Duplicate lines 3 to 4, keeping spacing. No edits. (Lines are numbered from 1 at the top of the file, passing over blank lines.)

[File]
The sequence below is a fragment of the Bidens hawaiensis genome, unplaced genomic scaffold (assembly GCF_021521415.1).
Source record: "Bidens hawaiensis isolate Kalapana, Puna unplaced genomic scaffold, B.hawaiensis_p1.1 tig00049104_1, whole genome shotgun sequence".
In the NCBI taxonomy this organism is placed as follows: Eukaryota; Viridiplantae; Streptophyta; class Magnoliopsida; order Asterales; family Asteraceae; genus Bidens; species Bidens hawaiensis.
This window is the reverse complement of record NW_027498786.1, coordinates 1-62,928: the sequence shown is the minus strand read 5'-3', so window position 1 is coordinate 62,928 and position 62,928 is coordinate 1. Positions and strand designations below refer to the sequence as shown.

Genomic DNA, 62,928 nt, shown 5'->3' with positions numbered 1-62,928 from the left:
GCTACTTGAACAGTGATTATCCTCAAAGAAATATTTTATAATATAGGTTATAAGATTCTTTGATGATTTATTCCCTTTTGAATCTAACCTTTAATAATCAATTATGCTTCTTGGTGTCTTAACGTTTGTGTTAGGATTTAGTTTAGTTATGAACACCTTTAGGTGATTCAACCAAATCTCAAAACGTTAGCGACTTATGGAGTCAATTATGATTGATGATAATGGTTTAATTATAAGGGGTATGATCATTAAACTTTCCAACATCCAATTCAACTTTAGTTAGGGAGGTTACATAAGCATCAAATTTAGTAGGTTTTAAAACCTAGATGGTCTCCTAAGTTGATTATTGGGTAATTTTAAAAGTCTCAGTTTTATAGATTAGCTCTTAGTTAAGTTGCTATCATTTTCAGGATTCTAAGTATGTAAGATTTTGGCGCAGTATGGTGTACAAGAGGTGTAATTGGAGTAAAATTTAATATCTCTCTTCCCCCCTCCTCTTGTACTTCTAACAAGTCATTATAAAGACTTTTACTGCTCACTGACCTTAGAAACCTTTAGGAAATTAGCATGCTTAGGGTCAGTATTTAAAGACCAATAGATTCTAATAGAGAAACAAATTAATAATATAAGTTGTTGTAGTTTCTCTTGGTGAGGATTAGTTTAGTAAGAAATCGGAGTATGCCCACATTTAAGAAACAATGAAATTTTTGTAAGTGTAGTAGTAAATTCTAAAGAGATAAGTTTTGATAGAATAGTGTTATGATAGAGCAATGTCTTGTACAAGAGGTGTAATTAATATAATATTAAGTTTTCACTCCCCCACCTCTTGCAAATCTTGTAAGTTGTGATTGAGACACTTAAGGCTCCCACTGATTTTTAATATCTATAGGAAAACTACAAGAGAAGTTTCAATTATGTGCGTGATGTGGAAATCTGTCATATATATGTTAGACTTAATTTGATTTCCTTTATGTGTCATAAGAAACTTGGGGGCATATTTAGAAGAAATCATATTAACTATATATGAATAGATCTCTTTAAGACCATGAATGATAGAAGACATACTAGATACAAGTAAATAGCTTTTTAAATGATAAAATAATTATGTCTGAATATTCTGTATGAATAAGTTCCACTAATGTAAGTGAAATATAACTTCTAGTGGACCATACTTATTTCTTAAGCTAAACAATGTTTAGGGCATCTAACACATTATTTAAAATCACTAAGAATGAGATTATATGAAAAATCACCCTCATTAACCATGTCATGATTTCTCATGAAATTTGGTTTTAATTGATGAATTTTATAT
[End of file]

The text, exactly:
In the NCBI taxonomy this organism is placed as follows: Eukaryota; Viridiplantae; Streptophyta; class Magnoliopsida; order Asterales; family Asteraceae; genus Bidens; species Bidens hawaiensis.
This window is the reverse complement of record NW_027498786.1, coordinates 1-62,928: the sequence shown is the minus strand read 5'-3', so window position 1 is coordinate 62,928 and position 62,928 is coordinate 1. Positions and strand designations below refer to the sequence as shown.